Computer worms: a new style of warfare

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GAURAV SURATI on What Stuxnet means to Iran’s nuclear ambitions in this modern digital era
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Many readers, especially those who work in IT, may remember a little thing called Stuxnet. This word has had the ability since June 2010 to strike fear into the heart of any IT professional, and it doesn’t show any signs of going away any time soon. This is one computer worm that just refuses to die.
There are many theories about this little worm that has taken the cyber world by storm (and not in a good way). Who discovered the worm, the real intention for its creation, and most importantly, who created it, are all questions waiting to be answered.
For those who are not up-to-date with the latest in technology, Stuxnet can be thought of as a piece of coding that has been created for malicious intent to damage or corrupt another computer (also called malware). This virus spreads from one computer to another (mainly through the internet), carrying the infection. Although viruses are created on a day-to-day basis, this one is in a league of its own, having changed the whole meaning of malware and its goals.
However, Stuxnet is not targeted to disrupting home or office computers, so there’s no need to panic just yet. The most common belief is that Stuxnet is intended for something far nastier. There’s speculation that the creation of Stuxnet was funded by the US and Israel, in order to disrupt Iran’s nuclear ambitions. Both countries have motivations to stop Iran going nuclear, to maintain regional balance and so on.
Stuxnet spreads via Microsoft Windows targetting Siemens industrial software and equipment. It is sophisticated as it can spread without the use of the internet, with network shares or USB sticks being enough to help it proliferate. What is even more alarming however, is Stuxnet’s stealth and how well it has been created. At first the worm targets Microsoft Windows, before seeking out Siemens Step7 software, which is used to program industrial control systems that operate equipment like centrifuges. To explain briefly, centrifuges are equipment that are used in nuclear plants for uranium enrichment processes, along with other industries (including medical laboratories). Once Stuxnet is inside the system, it compromises the controllers in nuclear facilities, causing them to spin to failure. This causes disruptions, leading to delays in the uranium enrichment process, ultimately stalls nuclear processes.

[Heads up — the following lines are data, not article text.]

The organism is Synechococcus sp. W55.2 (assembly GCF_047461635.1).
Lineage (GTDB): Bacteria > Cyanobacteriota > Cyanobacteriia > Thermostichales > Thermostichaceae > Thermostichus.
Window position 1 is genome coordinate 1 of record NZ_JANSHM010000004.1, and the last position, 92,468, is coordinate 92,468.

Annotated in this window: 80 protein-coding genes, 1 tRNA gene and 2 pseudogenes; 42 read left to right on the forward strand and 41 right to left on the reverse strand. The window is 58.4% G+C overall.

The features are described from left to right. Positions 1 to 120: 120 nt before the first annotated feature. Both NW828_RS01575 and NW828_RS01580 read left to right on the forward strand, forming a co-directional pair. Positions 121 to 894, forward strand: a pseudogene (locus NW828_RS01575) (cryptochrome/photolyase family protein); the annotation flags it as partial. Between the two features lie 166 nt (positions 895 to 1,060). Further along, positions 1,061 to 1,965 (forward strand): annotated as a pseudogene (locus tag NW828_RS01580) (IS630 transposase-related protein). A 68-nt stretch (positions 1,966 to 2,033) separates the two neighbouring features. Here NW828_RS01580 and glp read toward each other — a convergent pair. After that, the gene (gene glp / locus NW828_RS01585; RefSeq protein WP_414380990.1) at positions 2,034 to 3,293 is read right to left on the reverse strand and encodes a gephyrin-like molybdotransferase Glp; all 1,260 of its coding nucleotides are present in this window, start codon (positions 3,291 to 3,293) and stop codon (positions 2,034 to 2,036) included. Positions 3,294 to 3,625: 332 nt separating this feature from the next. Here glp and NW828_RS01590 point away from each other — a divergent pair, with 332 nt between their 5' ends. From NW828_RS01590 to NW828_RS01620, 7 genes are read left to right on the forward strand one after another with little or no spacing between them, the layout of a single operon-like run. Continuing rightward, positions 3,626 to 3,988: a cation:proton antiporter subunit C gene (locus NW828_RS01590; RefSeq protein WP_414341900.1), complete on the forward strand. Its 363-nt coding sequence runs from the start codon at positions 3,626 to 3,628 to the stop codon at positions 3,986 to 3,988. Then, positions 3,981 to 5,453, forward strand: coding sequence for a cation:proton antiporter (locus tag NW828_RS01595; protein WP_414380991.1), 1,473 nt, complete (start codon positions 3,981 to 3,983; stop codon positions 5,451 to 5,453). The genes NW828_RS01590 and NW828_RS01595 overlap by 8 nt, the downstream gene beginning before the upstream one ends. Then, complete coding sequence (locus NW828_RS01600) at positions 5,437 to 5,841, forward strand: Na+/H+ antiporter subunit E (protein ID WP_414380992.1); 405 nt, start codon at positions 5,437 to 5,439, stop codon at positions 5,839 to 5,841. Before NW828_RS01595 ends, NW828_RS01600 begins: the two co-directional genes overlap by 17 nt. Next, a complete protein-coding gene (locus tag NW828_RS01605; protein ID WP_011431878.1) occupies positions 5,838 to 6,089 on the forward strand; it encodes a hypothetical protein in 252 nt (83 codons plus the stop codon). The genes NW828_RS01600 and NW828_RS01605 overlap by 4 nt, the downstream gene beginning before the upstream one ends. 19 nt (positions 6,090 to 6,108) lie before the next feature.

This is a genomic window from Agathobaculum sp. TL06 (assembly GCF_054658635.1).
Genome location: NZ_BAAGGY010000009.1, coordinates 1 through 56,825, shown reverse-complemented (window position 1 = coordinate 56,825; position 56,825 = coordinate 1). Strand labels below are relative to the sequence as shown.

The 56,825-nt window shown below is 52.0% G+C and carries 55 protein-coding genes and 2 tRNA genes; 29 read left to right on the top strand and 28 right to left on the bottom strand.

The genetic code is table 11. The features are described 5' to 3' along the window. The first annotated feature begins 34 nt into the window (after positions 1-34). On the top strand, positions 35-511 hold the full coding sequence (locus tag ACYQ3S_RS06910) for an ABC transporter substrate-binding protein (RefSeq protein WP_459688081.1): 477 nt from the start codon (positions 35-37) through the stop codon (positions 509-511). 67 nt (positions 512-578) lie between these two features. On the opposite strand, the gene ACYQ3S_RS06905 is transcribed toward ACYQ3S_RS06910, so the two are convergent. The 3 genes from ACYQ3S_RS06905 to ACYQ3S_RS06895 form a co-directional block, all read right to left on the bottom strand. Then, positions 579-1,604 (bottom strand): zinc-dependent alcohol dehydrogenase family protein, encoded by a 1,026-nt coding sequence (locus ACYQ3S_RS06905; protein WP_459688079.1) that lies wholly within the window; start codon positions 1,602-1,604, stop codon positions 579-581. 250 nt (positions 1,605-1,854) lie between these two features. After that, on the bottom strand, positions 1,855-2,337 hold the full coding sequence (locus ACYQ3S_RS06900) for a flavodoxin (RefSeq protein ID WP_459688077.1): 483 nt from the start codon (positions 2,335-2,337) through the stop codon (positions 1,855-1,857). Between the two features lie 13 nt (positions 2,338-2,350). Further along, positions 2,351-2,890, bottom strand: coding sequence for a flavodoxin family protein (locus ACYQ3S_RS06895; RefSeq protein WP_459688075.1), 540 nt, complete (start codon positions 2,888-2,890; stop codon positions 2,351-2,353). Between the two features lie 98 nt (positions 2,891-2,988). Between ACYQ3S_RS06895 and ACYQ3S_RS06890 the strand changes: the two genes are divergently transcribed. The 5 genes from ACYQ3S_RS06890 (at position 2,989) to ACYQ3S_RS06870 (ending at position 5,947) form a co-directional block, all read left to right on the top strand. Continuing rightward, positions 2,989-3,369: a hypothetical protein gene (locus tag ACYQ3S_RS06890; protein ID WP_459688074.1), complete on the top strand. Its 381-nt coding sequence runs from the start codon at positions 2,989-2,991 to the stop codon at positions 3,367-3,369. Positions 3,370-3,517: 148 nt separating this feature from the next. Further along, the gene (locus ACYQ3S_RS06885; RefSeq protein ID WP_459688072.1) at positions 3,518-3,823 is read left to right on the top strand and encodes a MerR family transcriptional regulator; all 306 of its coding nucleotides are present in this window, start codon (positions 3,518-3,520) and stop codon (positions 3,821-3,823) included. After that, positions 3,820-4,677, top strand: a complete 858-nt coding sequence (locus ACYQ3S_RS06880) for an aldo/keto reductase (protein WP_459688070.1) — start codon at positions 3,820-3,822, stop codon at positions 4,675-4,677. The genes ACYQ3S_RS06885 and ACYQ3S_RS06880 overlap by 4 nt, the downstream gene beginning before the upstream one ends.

Although it is not clear who is behind the creation of the worm, what is clear is that around  60% of infections occur in Iran, according to Symantec. German researcher Ralph Langner speculates that the Bushehr nuclear plant in Iran could be the target because it is believed to run the Siemens software,. Also targeted is the uranium centrifuges in Natanz, which is a primary location of Iran’s nuclear enrichment program.
Iran previously refuted that there was damage caused by this virus, however Iran’s president Mahmoud Ahmadinejad said during a press conference that Stuxnet “managed to create problems for a limited number of our centrifuges but then problems were resolved”. Whether Iran admits to the damage, and delays that have been caused by Stuxnet or not, Siemens says it has infected at least 14 plants. Company spokesman Simon Wieland says, “We detected the virus in control systems at 14 plants in operation but without any malfunction of process and production and without any damage”. Although the work that went into creating Stuxnet was monumental, the report by the Institute for Science and International Security (ISIS) ultimately concludes that its effect on Iran’s nuclear program was moderate.
These days more and more industrial plants,  including nuclear power plants, water dams, power grids, railway networks, air traffic, and defence systems, are controlled by software and hardware controllers, which can be subject to failure at any point. Whether the reason behind the failure of any such system is man-made or not, the results can be dire and catastrophic. Stuxnet is a classic case of cyber warfare of modern digital era, that requires further analysis. Experts further believe that Stuxnet required the largest and costliest development effort in malware history.
Symantec statistics also say that India hasn’t been immune to the infection from this virus, as 10% of infections are located there. This goes to show that malwares taking control of critical facilities and equipment anywhere in the world is not sci-fi fiction like Star Wars anymore, but a reality. Countries like India need to prepare themselves for this new front, as future battles with hostile enemies are not going to be limited to the desserts of Rajasthan, or the mountain ranges of the Himalayas. Nations can now be crippled by highly sophisticated viruses like Stuxnet, without firing a single bullet, or dispatching a single missile.

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